I’ve been thinking about grief lately. After two deaths in our family this year, people have asked me about my loved ones: “How are they doing?” “Are they feeling better?” And of course that makes sense. You hope that people heal, and you want to do anything you can to help speed along the process for those you care about.
But I read something really illuminating.
My brother-in-law Paul, who died this spring, had sent us the memoir Lament for a Son last year. In the book, a professor writes about the loss of his 25-year-old son, who died in a mountain climbing accident. Paul said it was the truest description of grief he had ever read.
This line, I loved:
Rather often I am asked whether the grief remains as intense as when I wrote. The answer is, No. The wound is no longer raw. But it has not disappeared. That is as it should be. If he was worth loving, he is worth grieving over.
Grief is existential testimony to the worth of the one loved. That worth abides. So I own my grief. I do not try to put it behind me, to get over it, to forget it… Every lament is a love-song.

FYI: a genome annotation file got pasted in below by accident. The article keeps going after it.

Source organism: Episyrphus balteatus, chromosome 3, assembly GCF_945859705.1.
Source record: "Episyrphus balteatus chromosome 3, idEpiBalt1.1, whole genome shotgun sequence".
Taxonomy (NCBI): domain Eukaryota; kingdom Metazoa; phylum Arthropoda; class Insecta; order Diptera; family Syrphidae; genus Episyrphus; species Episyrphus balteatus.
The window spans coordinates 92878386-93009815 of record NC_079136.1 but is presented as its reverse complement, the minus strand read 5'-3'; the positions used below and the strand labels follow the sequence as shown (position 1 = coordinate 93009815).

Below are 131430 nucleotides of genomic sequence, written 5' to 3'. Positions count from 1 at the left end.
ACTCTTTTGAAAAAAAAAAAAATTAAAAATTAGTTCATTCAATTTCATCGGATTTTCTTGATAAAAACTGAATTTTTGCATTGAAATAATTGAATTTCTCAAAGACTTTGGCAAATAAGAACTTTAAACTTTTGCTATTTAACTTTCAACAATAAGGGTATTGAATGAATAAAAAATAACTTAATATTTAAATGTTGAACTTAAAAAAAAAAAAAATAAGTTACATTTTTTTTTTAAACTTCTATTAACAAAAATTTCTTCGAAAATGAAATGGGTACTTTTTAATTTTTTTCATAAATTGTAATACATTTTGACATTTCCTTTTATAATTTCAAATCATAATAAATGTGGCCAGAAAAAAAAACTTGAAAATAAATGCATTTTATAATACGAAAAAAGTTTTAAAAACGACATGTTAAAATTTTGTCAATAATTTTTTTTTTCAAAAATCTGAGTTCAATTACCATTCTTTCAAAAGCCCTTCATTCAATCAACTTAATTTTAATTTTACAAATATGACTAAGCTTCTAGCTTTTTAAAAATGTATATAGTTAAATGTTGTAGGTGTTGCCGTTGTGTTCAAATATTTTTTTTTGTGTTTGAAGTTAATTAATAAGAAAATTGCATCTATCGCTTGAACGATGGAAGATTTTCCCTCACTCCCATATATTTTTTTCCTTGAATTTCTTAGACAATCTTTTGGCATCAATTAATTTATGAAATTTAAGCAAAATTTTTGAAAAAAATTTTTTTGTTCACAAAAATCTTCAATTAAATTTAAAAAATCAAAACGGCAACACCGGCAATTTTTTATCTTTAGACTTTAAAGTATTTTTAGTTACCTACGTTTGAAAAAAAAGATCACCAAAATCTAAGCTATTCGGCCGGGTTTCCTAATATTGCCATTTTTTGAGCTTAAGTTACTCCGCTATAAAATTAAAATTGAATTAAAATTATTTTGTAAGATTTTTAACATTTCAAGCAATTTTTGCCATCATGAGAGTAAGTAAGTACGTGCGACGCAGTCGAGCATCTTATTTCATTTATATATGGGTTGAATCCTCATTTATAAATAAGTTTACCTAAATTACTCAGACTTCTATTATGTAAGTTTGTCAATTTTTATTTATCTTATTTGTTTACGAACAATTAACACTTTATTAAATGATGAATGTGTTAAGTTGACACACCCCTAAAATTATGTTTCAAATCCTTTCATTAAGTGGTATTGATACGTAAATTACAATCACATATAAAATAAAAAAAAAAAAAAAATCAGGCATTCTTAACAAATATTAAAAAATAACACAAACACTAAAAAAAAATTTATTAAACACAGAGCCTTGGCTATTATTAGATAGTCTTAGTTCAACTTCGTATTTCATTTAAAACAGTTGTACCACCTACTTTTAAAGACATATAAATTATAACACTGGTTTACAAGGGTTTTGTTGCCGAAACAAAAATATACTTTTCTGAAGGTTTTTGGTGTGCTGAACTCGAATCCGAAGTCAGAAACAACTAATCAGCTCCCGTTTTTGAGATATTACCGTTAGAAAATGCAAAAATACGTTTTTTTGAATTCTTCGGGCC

The paragraph made me realize: You’re allowed to be sad. For as long as you want. The person is worth grieving. It was surprisingly reassuring.
Also, from modern-day sage Anne Lamott:
Death; wow. So f-ing hard to bear, when the few people you cannot live without die. You will never get over these losses, and are not supposed to. We Christians like to think death is a major change of address, but in any case, the person will live fully again in your heart, at some point, and make you smile at the MOST inappropriate times. But their absence will also be a lifelong nightmare of homesickness for you. All truth is a paradox. Grief, friends, time and tears will heal you. Tears will bathe and baptize and hydrate you and the ground on which you walk.
Also, my sister sent me this video, which is so heartbreakingly beautiful and worth watching (the part with the hands at 2:11!)…
Lots of love. xoxo